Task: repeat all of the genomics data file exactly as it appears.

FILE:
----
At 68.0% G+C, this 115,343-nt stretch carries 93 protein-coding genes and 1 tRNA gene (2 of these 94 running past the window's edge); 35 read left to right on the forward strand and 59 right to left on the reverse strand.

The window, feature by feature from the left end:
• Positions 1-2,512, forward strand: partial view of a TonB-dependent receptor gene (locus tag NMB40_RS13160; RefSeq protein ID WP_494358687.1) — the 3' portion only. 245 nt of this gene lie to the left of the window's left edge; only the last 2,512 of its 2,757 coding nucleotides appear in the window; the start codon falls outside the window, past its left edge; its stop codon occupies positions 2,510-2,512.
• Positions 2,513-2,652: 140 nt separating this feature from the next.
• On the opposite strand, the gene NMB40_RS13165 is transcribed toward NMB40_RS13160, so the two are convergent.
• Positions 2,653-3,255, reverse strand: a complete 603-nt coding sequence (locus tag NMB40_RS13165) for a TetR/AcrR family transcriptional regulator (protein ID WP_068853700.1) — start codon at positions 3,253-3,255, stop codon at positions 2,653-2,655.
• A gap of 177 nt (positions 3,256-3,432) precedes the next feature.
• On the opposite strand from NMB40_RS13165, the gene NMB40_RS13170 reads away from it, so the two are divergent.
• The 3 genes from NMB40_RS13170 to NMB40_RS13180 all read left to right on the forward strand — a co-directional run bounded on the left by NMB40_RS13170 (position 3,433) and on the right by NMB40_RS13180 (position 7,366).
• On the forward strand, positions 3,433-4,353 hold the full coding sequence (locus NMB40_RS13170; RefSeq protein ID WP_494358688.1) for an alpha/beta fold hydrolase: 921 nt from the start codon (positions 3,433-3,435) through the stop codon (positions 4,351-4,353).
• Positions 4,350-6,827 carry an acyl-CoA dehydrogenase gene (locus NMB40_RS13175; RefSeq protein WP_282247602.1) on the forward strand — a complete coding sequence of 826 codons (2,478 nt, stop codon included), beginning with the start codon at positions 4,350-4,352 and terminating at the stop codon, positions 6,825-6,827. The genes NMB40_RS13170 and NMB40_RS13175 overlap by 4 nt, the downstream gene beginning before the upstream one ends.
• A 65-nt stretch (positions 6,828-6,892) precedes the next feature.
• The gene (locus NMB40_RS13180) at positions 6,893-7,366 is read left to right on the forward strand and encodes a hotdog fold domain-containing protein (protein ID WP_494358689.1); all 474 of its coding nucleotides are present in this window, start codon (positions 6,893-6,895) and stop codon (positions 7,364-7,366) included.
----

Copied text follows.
At 68.0% G+C, this 115,343-nt stretch carries 93 protein-coding genes and 1 tRNA gene (2 of these 94 running past the window's edge); 35 read left to right on the forward strand and 59 right to left on the reverse strand.

The window, feature by feature from the left end:
• Positions 1-2,512, forward strand: partial view of a TonB-dependent receptor gene (locus tag NMB40_RS13160; RefSeq protein ID WP_494358687.1) — the 3' portion only. 245 nt of this gene lie to the left of the window's left edge; only the last 2,512 of its 2,757 coding nucleotides appear in the window; the start codon falls outside the window, past its left edge; its stop codon occupies positions 2,510-2,512.
• Positions 2,513-2,652: 140 nt separating this feature from the next.
• On the opposite strand, the gene NMB40_RS13165 is transcribed toward NMB40_RS13160, so the two are convergent.
• Positions 2,653-3,255, reverse strand: a complete 603-nt coding sequence (locus tag NMB40_RS13165) for a TetR/AcrR family transcriptional regulator (protein ID WP_068853700.1) — start codon at positions 3,253-3,255, stop codon at positions 2,653-2,655.
• A gap of 177 nt (positions 3,256-3,432) precedes the next feature.
• On the opposite strand from NMB40_RS13165, the gene NMB40_RS13170 reads away from it, so the two are divergent.
• The 3 genes from NMB40_RS13170 to NMB40_RS13180 all read left to right on the forward strand — a co-directional run bounded on the left by NMB40_RS13170 (position 3,433) and on the right by NMB40_RS13180 (position 7,366).
• On the forward strand, positions 3,433-4,353 hold the full coding sequence (locus NMB40_RS13170; RefSeq protein ID WP_494358688.1) for an alpha/beta fold hydrolase: 921 nt from the start codon (positions 3,433-3,435) through the stop codon (positions 4,351-4,353).
• Positions 4,350-6,827 carry an acyl-CoA dehydrogenase gene (locus NMB40_RS13175; RefSeq protein WP_282247602.1) on the forward strand — a complete coding sequence of 826 codons (2,478 nt, stop codon included), beginning with the start codon at positions 4,350-4,352 and terminating at the stop codon, positions 6,825-6,827. The genes NMB40_RS13170 and NMB40_RS13175 overlap by 4 nt, the downstream gene beginning before the upstream one ends.
• A 65-nt stretch (positions 6,828-6,892) precedes the next feature.
• The gene (locus NMB40_RS13180) at positions 6,893-7,366 is read left to right on the forward strand and encodes a hotdog fold domain-containing protein (protein ID WP_494358689.1); all 474 of its coding nucleotides are present in this window, start codon (positions 6,893-6,895) and stop codon (positions 7,364-7,366) included.